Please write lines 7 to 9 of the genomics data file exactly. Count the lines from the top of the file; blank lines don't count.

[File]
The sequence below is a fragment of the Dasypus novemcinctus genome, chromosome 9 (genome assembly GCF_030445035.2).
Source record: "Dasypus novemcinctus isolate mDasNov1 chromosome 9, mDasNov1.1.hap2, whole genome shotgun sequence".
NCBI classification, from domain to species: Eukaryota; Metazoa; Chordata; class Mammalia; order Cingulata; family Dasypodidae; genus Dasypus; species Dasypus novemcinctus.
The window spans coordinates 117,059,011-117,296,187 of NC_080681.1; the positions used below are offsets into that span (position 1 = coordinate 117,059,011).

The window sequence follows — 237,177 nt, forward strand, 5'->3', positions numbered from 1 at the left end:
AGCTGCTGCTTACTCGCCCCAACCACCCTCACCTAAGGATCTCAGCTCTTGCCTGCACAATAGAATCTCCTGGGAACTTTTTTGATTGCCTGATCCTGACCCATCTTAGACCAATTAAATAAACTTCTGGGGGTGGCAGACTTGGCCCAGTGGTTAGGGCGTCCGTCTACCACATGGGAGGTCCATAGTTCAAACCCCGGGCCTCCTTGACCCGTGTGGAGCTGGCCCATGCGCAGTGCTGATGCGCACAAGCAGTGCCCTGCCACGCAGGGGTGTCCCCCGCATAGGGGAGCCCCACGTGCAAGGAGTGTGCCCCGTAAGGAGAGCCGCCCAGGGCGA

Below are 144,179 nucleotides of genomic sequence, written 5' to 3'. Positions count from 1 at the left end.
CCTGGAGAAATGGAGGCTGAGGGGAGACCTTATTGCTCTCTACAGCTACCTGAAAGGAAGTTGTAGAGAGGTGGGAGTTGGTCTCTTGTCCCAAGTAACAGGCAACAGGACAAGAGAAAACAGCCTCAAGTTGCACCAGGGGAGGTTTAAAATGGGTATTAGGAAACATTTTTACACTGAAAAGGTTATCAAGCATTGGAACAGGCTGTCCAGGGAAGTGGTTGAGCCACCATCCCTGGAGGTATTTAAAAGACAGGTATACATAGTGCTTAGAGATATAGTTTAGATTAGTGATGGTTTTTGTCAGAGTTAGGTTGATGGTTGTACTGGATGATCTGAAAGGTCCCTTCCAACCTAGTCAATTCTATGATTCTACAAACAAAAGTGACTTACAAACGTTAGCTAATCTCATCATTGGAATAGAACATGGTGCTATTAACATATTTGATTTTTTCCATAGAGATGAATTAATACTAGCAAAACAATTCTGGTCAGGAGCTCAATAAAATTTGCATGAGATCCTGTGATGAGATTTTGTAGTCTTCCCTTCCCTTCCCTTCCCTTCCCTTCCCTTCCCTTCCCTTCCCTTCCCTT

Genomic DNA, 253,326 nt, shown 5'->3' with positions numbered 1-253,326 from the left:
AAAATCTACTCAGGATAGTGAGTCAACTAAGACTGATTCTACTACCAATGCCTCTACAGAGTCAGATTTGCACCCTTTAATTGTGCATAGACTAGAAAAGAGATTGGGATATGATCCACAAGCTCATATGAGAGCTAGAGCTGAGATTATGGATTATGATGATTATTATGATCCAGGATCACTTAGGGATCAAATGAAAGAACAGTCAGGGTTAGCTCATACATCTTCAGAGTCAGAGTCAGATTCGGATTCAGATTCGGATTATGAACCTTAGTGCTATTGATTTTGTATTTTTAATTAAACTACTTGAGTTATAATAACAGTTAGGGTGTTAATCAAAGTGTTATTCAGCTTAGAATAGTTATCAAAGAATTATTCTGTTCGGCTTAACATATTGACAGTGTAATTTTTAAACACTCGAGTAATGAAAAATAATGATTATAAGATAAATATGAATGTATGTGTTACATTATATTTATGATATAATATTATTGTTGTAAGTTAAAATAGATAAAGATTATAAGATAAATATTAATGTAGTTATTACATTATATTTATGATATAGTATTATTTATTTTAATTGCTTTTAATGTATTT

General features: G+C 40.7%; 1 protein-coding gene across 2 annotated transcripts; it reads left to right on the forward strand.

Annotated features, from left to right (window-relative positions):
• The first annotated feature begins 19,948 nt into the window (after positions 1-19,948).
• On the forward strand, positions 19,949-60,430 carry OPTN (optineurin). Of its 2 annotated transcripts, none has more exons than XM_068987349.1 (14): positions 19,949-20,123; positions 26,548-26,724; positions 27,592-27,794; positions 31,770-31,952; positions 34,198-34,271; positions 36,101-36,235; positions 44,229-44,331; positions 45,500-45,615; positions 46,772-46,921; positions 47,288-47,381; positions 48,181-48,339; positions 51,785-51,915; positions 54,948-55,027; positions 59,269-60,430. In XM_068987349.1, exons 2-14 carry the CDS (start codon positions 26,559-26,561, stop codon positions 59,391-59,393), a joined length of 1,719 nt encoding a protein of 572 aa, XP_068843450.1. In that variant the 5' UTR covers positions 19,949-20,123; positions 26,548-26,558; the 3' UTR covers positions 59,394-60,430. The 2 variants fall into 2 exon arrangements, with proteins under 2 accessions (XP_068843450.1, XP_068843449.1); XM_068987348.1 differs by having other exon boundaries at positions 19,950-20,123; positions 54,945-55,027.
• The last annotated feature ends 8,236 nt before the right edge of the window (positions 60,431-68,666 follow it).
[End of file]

Below are 144,179 nucleotides of genomic sequence, written 5' to 3'. Positions count from 1 at the left end.
CCTGGAGAAATGGAGGCTGAGGGGAGACCTTATTGCTCTCTACAGCTACCTGAAAGGAAGTTGTAGAGAGGTGGGAGTTGGTCTCTTGTCCCAAGTAACAGGCAACAGGACAAGAGAAAACAGCCTCAAGTTGCACCAGGGGAGGTTTAAAATGGGTATTAGGAAACATTTTTACACTGAAAAGGTTATCAAGCATTGGAACAGGCTGTCCAGGGAAGTGGTTGAGCCACCATCCCTGGAGGTATTTAAAAGACAGGTATACATAGTGCTTAGAGATATAGTTTAGATTAGTGATGGTTTTTGTCAGAGTTAGGTTGATGGTTGTACTGGATGATCTGAAAGGTCCCTTCCAACCTAGTCAATTCTATGATTCTACAAACAAAAGTGACTTACAAACGTTAGCTAATCTCATCATTGGAATAGAACATGGTGCTATTAACATATTTGATTTTTTCCATAGAGATGAATTAATACTAGCAAAACAATTCTGGTCAGGAGCTCAATAAAATTTGCATGAGATCCTGTGATGAGATTTTGTAGTCTTCCCTTCCCTTCCCTTCCCTTCCCTTCCCTTCCCTTCCCTTCCCTTCCCTT

Genomic DNA, 253,326 nt, shown 5'->3' with positions numbered 1-253,326 from the left: